I eagerly awaited the launch of Champions Online
for a variety of reasons. First, I was a huge comic book fan (and still
am) and spent a small fortune on my now-gone comic collection.
I’ve always been a huge fan of superheroes fighting crime and
opposing evil. Second, I had played the Champions
RPG back in the 1980s with my gaming buddies, so I was somewhat
familiar with the setting. Lastly, it was during one of my separations
from City of Heroes
and I was looking for a new comic book MMOG to try out.
I was lucky enough to get into CO’s
beta and continued to play the game thoroughly after the game
officially launched, and I have to admit, I enjoyed playing the game
immensely. There were a few things that I didn’t care for,
design-wise, but overall, I thought CO
was a solid game. Eventually, my vagabond nature took hold after I hit
level 40 and I wandered off to other MMOG pastures. Since
I’ve been gone for over a year, I thought it was time for me
to return to Champions Online
and give it a second look.
Heroes fighting against the
A lot has changed since I left. CO
is now officially Champions Online: Free to
and supports a hybrid
subscription model. You can pay for a subscription which gives you all
the game content plus the ability to create freeform characters. Your
other option is to play for free, but have limited character slots and
have to choose from specific archetypes as opposed to creating truly
unique superheroes. Let’s rundown some of the changes that
has happened to CO
over the past year.
Originally, a player could choose any power set that he wanted in CO
with the limiting factor only being that certain powers could only be
taken after a player had already selected a specific number of powers
within that power set already or had a minimum number of powers
overall. With the game going to free-to-play, players now have to
choose from an archetype if they don’t wish to pay for the
ability to have a freeform character. By choosing an archetype, the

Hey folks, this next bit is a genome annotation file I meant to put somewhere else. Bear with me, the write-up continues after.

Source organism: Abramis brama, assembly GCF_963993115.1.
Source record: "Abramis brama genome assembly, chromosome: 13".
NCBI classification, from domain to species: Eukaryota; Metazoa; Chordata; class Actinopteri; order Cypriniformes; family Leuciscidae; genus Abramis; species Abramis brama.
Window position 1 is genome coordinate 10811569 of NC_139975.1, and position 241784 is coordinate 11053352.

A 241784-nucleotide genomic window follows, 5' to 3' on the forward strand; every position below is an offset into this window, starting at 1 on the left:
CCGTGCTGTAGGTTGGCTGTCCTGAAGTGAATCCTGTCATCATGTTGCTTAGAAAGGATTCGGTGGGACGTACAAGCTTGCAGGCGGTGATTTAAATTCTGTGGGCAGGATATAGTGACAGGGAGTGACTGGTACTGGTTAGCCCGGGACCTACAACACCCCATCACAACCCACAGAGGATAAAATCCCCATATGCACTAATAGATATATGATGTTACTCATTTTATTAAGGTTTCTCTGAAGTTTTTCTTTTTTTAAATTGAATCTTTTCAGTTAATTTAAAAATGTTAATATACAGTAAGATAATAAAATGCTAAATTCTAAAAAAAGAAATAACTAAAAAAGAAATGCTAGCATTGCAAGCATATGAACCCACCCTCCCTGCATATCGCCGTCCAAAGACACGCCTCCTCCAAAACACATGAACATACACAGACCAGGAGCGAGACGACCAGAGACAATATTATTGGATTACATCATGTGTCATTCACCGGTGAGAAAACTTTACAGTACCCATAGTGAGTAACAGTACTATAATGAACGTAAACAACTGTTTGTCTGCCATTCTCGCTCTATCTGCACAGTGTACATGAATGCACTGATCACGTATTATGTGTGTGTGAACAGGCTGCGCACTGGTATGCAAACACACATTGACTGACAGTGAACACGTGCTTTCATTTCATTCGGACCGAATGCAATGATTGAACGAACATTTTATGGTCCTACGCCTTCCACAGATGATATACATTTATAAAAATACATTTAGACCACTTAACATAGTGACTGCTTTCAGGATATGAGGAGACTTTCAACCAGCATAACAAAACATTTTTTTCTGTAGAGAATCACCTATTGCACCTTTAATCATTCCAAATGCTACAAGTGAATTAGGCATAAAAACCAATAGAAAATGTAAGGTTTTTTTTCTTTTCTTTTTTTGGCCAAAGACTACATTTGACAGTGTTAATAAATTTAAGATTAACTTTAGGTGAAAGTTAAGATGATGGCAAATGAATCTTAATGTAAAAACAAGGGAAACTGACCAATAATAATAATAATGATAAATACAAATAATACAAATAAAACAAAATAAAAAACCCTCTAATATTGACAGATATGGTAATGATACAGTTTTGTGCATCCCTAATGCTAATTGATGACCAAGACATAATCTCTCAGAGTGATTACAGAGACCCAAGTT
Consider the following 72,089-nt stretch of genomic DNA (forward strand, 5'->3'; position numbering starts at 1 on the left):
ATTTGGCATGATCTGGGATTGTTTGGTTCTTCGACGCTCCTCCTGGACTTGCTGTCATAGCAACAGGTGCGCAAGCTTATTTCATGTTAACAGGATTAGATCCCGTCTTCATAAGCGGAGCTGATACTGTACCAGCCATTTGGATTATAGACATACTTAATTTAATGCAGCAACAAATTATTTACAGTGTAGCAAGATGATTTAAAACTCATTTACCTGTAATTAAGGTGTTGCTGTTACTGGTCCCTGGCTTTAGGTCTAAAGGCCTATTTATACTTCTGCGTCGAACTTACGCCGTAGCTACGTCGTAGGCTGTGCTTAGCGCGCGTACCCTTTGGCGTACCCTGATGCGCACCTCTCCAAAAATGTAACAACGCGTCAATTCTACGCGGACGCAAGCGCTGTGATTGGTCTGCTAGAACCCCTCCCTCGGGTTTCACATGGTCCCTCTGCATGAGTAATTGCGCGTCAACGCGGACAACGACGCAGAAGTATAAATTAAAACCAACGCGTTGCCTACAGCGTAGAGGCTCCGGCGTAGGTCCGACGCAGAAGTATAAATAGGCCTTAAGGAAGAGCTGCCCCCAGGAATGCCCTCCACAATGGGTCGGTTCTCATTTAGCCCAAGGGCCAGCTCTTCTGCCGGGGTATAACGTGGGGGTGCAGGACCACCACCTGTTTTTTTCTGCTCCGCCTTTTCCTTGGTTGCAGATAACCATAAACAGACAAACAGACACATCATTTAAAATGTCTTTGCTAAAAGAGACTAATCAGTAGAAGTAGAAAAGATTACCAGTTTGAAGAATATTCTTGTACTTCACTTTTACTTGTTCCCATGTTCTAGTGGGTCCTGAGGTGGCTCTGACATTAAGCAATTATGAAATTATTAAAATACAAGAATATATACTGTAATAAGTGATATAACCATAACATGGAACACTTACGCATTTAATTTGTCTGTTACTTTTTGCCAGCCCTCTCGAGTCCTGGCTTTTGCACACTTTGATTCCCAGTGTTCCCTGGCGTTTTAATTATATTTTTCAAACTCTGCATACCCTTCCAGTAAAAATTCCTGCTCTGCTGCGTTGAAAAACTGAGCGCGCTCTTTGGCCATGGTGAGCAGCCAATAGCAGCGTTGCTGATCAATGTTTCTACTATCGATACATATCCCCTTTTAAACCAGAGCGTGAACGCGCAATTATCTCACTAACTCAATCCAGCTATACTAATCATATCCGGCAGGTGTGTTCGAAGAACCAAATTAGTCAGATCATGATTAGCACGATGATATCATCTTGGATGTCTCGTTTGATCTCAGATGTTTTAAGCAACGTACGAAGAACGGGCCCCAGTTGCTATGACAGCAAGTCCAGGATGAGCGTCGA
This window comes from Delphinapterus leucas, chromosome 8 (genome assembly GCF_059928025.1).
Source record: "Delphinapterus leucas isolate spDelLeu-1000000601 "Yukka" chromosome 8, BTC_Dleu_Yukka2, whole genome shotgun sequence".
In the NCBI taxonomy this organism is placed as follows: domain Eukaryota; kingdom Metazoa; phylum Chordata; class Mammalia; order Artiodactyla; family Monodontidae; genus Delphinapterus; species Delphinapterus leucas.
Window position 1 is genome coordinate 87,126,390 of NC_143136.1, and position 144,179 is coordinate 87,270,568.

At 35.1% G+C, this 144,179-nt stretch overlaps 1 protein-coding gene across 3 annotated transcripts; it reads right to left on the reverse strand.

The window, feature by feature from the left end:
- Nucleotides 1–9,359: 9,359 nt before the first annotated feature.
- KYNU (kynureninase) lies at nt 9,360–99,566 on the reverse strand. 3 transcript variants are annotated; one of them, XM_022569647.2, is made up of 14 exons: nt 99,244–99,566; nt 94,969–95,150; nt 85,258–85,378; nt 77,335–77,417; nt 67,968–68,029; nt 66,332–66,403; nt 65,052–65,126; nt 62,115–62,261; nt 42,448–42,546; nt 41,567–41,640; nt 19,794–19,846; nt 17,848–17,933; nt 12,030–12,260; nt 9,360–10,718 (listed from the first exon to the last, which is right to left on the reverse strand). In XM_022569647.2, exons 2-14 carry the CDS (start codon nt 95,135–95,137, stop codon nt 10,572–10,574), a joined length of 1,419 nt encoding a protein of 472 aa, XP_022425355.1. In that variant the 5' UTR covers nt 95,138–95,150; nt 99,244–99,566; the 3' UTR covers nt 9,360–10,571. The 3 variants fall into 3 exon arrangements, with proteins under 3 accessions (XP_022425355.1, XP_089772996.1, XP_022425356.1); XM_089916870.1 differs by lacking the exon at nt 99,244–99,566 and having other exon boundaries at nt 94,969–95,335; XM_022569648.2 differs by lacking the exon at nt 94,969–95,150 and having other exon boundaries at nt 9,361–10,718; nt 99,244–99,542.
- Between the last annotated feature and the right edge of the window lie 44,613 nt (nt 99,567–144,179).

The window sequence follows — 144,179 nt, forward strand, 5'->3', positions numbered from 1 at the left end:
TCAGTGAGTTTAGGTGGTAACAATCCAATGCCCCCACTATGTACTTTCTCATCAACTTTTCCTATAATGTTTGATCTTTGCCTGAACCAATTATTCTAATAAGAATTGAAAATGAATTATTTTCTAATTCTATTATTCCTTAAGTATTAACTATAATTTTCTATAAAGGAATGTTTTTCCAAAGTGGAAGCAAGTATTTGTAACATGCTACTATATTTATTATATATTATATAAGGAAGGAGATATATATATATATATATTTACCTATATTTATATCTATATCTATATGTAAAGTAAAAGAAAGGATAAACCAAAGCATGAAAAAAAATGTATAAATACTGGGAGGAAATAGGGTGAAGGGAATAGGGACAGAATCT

player’s power progression is fixed and they are limited to
specific powers which they gain as they level. If you choose
the Blade archetype (a sword wielding hero), then you’ll be
unable to get a healing ability as that it is not part of the power
progression for that archetype. Currently, there are 8 archetypes for
free and another 8 that can be purchased from CO’s
The Marksman Archetype.
Overall, I don’t have any issues with the archetype system.
The basic types of hero are available for free and, if you want to do
anything special, you’ll have to pay for it. If
you’re a subscriber, then every option is available to you.
The basic archetypes, while not earth-shattering, are pretty solid and
provide a decent number of options from which to choose.
One thing that bugged me about CO
when I originally played was the zone
layout. The first three zones that you play in (Millennium City,
Canadian Wilderness, and Southwest Desert) had a weird level
progression layout. When you finished the tutorial, you had the choice
to go to either the Canadian Wilderness or Southwest Desert. The first
time I played, my reaction was, “Is there a difference? Is
one area better for me than the other?” The result was some
confusion. Then, you spent the majority of your time hopping from one
zone to the other based upon your level. You would spend two levels in
Southwest Desert, then hop over to Millennium City for another level,
then head over to Canadian Wilderness for a level or two and then rinse
You won't be using the jet to
hop from zone to zone like a madman anymore.
The biggest reason for this hopping around was the insanely varying
levels of the enemies you would encounter in each zone. You could be a
level 10 superhero and be fighting level 10 enemies in one section of a
zone. Then you would cross over the hill to a new area (still in the
same zone) and find yourself facing foes that were 5 to 10 levels
higher than you!
Fortunately, that has been toned down quite a bit. Now, after you
finish the tutorial, you go to Millennium City and begin your
adventures there. Later on, you’ll travel to the Southwest
Desert and the Canadian Wilderness, but now those zones are much more
smoothed out threat-level wise. You won’t be hopping around
like a rabbit on a hit tin roof anymore. There is now no longer the
confusion of where do I go next?